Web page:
Then utilize those documents to reinforce the values and goals of the practice. It is important that all team members own the core values and vision of the practice.
Every communication in the practice (e.g. all documents and policies) should be crafted around and support the values and vision. After creating the values and vision, team meetings and workshops need to be held on a regular basis to discuss progress in applying the shared values.
You’ve planned and are looking forward to having a remarkably productive first month of the year to set the stage for an amazing 2015 and…
- Monday morning your Chairside Assistant calls in sick 20 minutes before your first patient who is scheduled with you for a three-hour appointment!
- You have your most productive and interesting day of the month going smoothly until 10:45 a.m. when your air compressor craps out! The repairman can’t get to you until tomorrow.
- You have Mrs. Smith sitting in the chair at 8:00 am to seat six anterior veneers, and two minutes into your welcoming conversation with her, you’re informed that the veneers are not here!
- You’ve seated the denture yesterday and Mr. Brown was delighted with the fit, feel and appearance. You patted yourself on the back because it was a challenging case. It’s now 4:50 p.m. and your Appointment Coordinator advises you that Mr. Brown is coming in right now because his wife hates the color of his teeth and the dentures makes him look hideous!
If you have never experienced any or all or some permutation of these, you obviously have just graduated from dental school and have not had the opportunity to experience “life”.
It happens to all of us…that Whack-a-Mole process where by we think we have taken care of that ornery mole and then he pops his head up again in some other place. Just when we think we have everything under control, he pops his head up again! Uggggh!
Click here to read more about Whack-a-Mole Dentistry.
The word empower is often over-used. Many employers talk about empowering their employees but often employees feel dis-empowered.
Here’s a list of the top 10 things you can do that will really empower your employees, according to employees, not employers!
1. Allow employees to actively participate in team and company goals. Look for every opportunity to include employees at every level of the organization, in being active participants. Employees often report getting one-way directives instead.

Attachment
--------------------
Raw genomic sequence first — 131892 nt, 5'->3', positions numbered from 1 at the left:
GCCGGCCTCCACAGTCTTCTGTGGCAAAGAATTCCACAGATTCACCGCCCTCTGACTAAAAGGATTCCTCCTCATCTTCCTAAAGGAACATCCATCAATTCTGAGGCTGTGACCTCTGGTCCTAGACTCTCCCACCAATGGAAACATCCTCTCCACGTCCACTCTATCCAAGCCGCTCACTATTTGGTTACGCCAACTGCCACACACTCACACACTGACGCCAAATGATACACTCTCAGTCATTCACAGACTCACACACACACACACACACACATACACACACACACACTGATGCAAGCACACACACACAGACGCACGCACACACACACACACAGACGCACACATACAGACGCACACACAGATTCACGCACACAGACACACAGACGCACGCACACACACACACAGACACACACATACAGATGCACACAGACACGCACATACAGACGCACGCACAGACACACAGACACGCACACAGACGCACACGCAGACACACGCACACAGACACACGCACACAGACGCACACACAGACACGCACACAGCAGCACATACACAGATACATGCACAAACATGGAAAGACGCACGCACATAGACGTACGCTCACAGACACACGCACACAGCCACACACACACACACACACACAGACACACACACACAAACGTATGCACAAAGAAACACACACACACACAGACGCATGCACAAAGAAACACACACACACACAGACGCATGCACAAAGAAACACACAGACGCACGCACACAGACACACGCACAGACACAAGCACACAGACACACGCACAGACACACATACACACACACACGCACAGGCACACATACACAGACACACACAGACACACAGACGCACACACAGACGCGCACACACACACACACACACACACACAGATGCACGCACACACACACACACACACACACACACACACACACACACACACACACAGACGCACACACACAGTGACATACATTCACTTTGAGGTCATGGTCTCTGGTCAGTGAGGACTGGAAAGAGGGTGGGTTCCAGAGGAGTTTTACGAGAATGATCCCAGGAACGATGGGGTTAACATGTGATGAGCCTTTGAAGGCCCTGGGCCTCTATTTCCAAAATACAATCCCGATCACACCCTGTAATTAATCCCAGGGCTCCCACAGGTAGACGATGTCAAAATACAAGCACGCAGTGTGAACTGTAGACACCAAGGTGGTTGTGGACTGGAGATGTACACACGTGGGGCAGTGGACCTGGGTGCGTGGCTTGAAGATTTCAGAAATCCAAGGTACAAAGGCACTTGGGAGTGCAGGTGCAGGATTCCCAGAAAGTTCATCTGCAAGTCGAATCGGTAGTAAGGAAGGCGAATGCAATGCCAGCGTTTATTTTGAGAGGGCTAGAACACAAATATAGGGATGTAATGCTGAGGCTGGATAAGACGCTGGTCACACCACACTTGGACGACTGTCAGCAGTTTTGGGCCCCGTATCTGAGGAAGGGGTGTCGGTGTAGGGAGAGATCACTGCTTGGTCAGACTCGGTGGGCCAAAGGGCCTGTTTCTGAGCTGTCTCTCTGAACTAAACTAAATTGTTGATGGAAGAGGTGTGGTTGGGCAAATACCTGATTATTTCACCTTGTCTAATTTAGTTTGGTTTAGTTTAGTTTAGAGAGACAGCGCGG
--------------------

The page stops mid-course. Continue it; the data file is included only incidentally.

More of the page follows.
2. Allow employees to suggest better ways of getting their jobs done. Ask for employee suggestions for other ways of getting the task or project accomplished. Listen and be willing to really hear the employees’ comments. Employees often report that they have no input and are told exactly how to perform their jobs, leaving no creativity.
3. Provide positive reinforcement. Always listen and acknowledge your employees. Employees often report that their decisions and actions are second-guessed and that most, if not all, feedback given is negative.
4. Clearly delegate responsibility and give the employees authority along with the responsibility. Do you give inconsistent messages? Do you ask the employee to handle a problem or project and then give them negative feedback or give them an assignment and then say “never-mind?” Employees often report that they are given tasks and then told they did it wrong.
5. Be clear in your communication. When you express goals or explain projects, be sure the employees really understand what you are asking for. Employees often report that the goals are unclear and that they are not sure what they are being asked to do.
6. Show you have trust in your employees. Allow them to make mistakes as a form of learning. Show that it is really ok to make mistakes. Let them know you really support their decisions. Employees often report that someone is always looking over their shoulder to make sure they do things right.
7. Listen. Listen. Listen. Do you do most of the talking? Employees often report that conversations are one way, comprised mostly of their ideas being criticized. They don’t feel they are heard.
8. Be interested in the employees’ career development. Meet with employees and discover their goals and their wants. Employees often report that their goals are not viewed as important in the organization.
9. Let the employees help you achieve success. Are you doing it all yourself? Employees often report that their managers do all the tasks and that they have no way to make contributions outside their job descriptions. Look for opportunities to delegate and enhance the employees’ career development at the same time.
10. Be a coach. The best way to empower employees is not to manage them. Coach them to success. This is a process of developing their skills and providing them specific feedback to meet high standards. Employees often report feeling like children rather than being on the same team with their bosses.
Be their coach and lead the team to success!
Procrastination is the line that divides the 4% from the 96% of the health care professionals that reach Economic Freedom by the age of 65.
Economic Freedom is the day you have a safe and reliable portfolio that produces your desired standard of living for the rest of your life. This is the day you go to work because you want to, not because you have to.
How many times have you heard someone say, “I’m going to get to that next week,” but next week comes and goes. The reality for many of us is that we are inclined to “put-off” those activities that we believe will require a lot of our energy, take a lot of our time or cost us money.